But as I stood contemplating it in Target, trying to decide if it would be worth it, I noticed something odd. On the cover, it features a large, prominent picture of Big Bird, which makes sense because he is the protagonist, then it features smaller pictures of Cookie Monster, Super Grover, Oscar, and the Count, which makes sense because they were all in the movie. But along with these smaller pictures, in a fairly prominent position, was a picture of Elmo.
"WHAT?" I said to myself, "Elmo wasn't in Follow That Bird, was he?" I didn't remember him being in the movie, but that doesn't necessary mean anything. I don't remember him being in the episode where Snuffy was revealed to all either, but multiple sources say that he was, and Sesame Street: A Celebration even has full-color pictures of it. Anyway, I eventually decided to buy the movie and brought it home and watched it, and it turns out that I was sort of right: Elmo is in the movie toward the end of the movie--for a grand total of about three seconds (I'm not even exaggerating) and doesn't even have any lines.
That leads one to wonder why they would include him so prominently on the cover. A bitter and cynical person would assume that it was a transparently deceptive move to boost sales of the DVD. That would be horrible. That would really be dispicable and exploitative, unbefitting the Sesame spirit, to deliberately mislead the children like that. On the other hand, I can also imagine the children watching and getting involved in the story and thinking to themselves, "Wow, I sat down to watch this movie expecting/hoping to see Elmo, but I suddenly realize that Big Bird is a much funnier and more interesting character! Elmo, Schmelmo; give me more Big Bird!" Which would be awesome. On the third hand, however, I can see it going the other way; with children saying, "I sat through that whole movie for Elmo and I only got three silent seconds of him at the end? I'm so disappointed that now I irrationally hate Big Bird." Which would be horrible and heartbreaking, but it could very well happen. I mean, think about it; the reason most of my generation cites for not liking Elmo is because, as we see it, he kept (keeps) taking away screen time from our favorite characters.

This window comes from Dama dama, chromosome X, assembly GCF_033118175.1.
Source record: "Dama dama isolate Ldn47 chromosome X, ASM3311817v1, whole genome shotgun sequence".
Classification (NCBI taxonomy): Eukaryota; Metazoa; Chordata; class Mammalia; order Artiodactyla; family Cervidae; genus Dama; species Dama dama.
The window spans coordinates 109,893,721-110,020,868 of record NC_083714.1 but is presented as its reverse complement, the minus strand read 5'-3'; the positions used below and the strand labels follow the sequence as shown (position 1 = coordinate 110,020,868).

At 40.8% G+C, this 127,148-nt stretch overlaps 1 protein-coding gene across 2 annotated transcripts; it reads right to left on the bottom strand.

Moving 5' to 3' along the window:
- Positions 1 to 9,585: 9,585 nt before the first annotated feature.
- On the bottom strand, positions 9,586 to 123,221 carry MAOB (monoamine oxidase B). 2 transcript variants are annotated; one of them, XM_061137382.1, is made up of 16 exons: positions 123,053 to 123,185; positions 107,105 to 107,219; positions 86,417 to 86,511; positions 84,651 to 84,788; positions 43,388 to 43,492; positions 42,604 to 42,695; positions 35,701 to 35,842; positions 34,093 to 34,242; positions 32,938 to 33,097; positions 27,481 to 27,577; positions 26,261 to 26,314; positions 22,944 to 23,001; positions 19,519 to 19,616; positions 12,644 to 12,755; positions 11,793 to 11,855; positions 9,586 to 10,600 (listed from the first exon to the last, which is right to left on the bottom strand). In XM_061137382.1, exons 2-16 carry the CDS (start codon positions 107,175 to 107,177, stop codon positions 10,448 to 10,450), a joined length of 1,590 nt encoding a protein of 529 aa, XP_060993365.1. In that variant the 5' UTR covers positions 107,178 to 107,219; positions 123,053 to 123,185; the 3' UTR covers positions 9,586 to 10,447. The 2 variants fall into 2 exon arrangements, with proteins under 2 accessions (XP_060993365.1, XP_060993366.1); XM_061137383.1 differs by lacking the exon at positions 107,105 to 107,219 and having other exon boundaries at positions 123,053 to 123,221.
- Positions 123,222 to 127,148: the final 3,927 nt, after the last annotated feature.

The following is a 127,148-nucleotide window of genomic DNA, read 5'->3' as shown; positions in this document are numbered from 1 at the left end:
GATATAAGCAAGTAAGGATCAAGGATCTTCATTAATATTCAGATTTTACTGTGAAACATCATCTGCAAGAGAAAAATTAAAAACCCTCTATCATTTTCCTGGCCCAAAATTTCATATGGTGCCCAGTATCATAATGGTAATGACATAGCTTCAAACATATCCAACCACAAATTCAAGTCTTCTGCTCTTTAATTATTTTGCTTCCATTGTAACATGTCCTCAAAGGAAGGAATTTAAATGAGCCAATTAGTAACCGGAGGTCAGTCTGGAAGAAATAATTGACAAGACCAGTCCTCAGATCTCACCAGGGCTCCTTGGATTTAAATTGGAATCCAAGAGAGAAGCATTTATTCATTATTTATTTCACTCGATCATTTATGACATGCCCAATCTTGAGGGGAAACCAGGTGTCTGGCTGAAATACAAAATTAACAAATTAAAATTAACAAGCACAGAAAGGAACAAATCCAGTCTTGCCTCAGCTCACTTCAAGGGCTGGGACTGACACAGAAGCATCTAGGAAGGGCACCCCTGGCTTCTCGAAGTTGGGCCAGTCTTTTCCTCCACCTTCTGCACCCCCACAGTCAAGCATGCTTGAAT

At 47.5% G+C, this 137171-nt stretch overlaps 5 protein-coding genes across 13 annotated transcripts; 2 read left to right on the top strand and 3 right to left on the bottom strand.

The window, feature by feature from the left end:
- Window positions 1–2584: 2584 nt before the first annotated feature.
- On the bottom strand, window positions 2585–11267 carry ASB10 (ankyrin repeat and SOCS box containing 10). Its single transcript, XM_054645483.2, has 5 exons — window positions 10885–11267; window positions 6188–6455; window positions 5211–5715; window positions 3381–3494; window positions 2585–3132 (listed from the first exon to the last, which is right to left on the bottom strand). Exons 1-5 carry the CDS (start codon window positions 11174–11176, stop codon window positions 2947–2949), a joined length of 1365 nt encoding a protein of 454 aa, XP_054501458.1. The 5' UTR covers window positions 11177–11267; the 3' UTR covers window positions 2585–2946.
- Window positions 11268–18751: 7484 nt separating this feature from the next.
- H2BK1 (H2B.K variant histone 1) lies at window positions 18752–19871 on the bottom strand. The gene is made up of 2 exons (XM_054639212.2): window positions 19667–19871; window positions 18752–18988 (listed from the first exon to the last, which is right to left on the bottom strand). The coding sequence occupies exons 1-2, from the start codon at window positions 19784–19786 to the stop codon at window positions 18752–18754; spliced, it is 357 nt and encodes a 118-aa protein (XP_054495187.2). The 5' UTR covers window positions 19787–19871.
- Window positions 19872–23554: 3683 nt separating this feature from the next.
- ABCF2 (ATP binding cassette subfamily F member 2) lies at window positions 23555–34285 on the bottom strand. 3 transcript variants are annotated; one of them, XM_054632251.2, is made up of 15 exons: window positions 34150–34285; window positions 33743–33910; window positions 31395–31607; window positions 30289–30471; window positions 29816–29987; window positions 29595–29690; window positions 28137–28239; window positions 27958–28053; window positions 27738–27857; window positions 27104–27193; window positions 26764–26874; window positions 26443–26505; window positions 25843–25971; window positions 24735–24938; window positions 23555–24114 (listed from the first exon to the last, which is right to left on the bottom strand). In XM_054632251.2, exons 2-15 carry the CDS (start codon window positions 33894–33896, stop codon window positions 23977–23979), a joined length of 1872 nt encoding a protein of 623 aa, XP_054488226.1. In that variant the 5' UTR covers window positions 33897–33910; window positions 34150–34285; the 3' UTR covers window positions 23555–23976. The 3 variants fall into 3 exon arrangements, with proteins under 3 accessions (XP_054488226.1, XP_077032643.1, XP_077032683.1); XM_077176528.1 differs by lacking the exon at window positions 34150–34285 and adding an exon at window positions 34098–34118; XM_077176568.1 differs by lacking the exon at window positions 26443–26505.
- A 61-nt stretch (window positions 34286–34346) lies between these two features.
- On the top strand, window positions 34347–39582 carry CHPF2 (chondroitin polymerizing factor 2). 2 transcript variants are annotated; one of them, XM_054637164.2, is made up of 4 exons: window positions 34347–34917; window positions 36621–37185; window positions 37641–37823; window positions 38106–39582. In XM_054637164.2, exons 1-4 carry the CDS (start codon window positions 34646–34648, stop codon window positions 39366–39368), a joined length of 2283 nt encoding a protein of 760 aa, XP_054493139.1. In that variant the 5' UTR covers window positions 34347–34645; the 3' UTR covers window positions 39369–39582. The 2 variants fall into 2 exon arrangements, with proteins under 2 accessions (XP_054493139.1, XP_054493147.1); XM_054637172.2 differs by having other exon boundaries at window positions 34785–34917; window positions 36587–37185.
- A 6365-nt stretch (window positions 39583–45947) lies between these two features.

But since it is a Sesame production, I have to give them the benefit of the doubt. Maybe the graphic designers involved hadn't seen the movie and just assumed that Elmo was in it because he's been in virtually everything Sesame-related for at least the last 20 years. It wouldn't be that unreasonable an assumption to make, especially if they happened to be below the age of 25. Or maybe they were just setting up an elaborate game of "One of These Things Is Not Like the Others." Maybe it's not exploitation or ignorance or laziness but a cleverly disguised critical thinking exercise! After all, what could be more Sesamesque than that?
As Grover (ripping off Yul Brenner) might say, "'tis a puzzlement..."